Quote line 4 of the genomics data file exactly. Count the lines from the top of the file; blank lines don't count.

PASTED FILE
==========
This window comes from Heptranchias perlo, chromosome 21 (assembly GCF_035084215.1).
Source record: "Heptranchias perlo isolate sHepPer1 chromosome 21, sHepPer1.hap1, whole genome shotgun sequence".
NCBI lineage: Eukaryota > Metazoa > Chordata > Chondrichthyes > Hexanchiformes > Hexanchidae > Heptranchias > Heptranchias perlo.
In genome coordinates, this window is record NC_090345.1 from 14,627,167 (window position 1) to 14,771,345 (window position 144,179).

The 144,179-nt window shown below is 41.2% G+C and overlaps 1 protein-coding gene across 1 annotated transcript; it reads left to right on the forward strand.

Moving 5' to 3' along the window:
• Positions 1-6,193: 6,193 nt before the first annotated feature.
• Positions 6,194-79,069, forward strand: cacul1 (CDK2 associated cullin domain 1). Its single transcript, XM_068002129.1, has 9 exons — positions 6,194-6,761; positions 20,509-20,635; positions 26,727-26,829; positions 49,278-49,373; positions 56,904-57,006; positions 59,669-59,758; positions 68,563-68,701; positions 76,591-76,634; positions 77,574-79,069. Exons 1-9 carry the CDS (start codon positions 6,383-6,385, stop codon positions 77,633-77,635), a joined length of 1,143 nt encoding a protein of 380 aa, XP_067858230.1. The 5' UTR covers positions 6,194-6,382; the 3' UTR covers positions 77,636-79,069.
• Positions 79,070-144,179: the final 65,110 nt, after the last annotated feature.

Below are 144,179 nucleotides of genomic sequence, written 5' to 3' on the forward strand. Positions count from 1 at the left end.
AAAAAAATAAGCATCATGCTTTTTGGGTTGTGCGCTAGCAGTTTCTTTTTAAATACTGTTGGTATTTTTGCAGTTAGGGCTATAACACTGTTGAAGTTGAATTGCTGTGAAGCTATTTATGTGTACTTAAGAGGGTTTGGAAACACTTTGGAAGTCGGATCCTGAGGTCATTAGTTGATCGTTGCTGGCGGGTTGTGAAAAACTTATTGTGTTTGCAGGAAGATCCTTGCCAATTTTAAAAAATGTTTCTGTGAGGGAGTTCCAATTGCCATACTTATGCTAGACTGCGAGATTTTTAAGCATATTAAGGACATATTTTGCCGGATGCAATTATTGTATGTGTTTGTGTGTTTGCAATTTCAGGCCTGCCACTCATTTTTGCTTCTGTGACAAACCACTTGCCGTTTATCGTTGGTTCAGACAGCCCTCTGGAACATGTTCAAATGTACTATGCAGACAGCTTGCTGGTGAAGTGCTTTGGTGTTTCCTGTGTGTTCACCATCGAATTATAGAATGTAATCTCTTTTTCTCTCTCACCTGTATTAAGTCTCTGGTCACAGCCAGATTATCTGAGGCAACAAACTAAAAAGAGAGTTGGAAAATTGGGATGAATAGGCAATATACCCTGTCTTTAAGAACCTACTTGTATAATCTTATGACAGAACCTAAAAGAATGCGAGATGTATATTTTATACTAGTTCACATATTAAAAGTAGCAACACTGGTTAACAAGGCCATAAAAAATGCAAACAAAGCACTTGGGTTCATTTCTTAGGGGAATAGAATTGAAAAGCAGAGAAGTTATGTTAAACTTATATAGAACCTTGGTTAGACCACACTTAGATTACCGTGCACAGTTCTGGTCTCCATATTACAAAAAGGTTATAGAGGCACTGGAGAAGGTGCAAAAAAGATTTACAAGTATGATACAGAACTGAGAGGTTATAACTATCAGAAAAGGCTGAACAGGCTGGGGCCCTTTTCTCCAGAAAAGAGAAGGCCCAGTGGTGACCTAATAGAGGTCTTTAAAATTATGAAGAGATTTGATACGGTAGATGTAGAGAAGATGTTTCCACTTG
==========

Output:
In genome coordinates, this window is record NC_090345.1 from 14,627,167 (window position 1) to 14,771,345 (window position 144,179).